Has council failed on vendors?

17 January 2017

 

vendors trading after the ban pics by Nyasha Chawatama (2)

The Harare City Council seems to have failed to remove vendors trading on the streets after the “48 hour ultimatum” lapsed last Thursday with the traders still there.

Despite the ban on food vending on the streets, it is still business as usual for the traders.

Acting city spokesperson Michael Chideme last Thursday, when the ultimatum expired, said “we are finalising logistics on deployment of enforcement.

COUNCIL-Harare on illegal water -City spokesperson Michael Chideme

“ZRP is coming in to assist us to implement by-laws,” said Chideme.

But vendors have vowed to stay on the streets, with some interviewed yesterday saying they will not move.

“Where will we go, there is nowhere we can go, this is a source of our survival, they can’t blame us for the typhoid,” said one vendor.

In a statement issued by the acting Town Clerk Josephine Ncube, she said “in light of the current outbreak of typhoid in the city circumstances on the ground have forced us to take drastic measures to contain the spread of the disease.

“Preliminary investigations have shown that the key drivers of typhoid and any other water borne diseases are issues related to personal hygiene, unregulated vending of foodstuffs such as vegetables, meat, fish (cooked and uncooked) and inadequate water supplies.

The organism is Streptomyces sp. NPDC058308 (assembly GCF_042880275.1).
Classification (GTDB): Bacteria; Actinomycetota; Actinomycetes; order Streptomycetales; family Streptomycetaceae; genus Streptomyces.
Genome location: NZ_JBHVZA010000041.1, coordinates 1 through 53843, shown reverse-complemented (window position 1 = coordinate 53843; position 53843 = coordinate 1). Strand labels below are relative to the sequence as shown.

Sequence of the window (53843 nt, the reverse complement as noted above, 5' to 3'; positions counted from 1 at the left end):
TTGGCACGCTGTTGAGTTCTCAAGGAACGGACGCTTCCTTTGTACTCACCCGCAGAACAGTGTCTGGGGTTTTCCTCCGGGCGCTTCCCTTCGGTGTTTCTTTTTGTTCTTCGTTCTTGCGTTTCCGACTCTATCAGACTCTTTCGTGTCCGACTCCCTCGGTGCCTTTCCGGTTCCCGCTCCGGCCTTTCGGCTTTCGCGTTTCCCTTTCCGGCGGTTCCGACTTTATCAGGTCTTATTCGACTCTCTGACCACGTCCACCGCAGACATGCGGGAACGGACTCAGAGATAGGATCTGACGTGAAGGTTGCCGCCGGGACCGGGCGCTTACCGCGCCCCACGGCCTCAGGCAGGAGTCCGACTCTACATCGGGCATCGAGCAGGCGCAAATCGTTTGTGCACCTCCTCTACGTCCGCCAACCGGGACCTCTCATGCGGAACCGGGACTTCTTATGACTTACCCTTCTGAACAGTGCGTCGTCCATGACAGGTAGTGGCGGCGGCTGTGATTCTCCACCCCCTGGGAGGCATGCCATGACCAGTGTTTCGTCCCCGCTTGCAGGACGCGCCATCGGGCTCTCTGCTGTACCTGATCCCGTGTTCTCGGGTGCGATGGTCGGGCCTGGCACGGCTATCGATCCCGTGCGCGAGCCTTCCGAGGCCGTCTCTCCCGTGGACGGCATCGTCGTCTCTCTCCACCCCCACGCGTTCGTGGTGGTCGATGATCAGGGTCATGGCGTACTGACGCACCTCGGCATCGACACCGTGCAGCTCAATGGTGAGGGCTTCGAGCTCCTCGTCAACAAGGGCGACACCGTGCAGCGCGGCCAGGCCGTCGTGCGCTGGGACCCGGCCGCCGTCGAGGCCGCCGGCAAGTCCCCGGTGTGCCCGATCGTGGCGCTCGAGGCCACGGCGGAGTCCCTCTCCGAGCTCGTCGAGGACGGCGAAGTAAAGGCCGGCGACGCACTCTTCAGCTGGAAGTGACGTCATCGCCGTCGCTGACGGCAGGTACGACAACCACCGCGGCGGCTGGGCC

“There are issues that we can immediately control/regulate to ensure that we contain the spread of typhoid. One of these is street vending. We are therefore issuing a 48 hour ultimatum to all illegal food vendors operating within the Harare Metropolitan area to cease operations temporarily forthwith. The ban will be reviewed depending on improvements on the ground.

“The ban also covers general vending at illegal sites. Pushcarts used in the Central Business District will be impounded during the exercise. Impounded fruits, meat, maize, fish and vegetables will be destroyed.

This action is being taken with the interests of the majority at heart. We are invoking the Public Health Act for the public good.

“We are aware of the fierce backlash that we will receive from the vending public but our actions are in the public interest,” said Ncube.

She added that from Tuesday, they will be carrying out “publicity campaigns to educate the public on the action we are taking and encourage the vending public to go to designated sites.”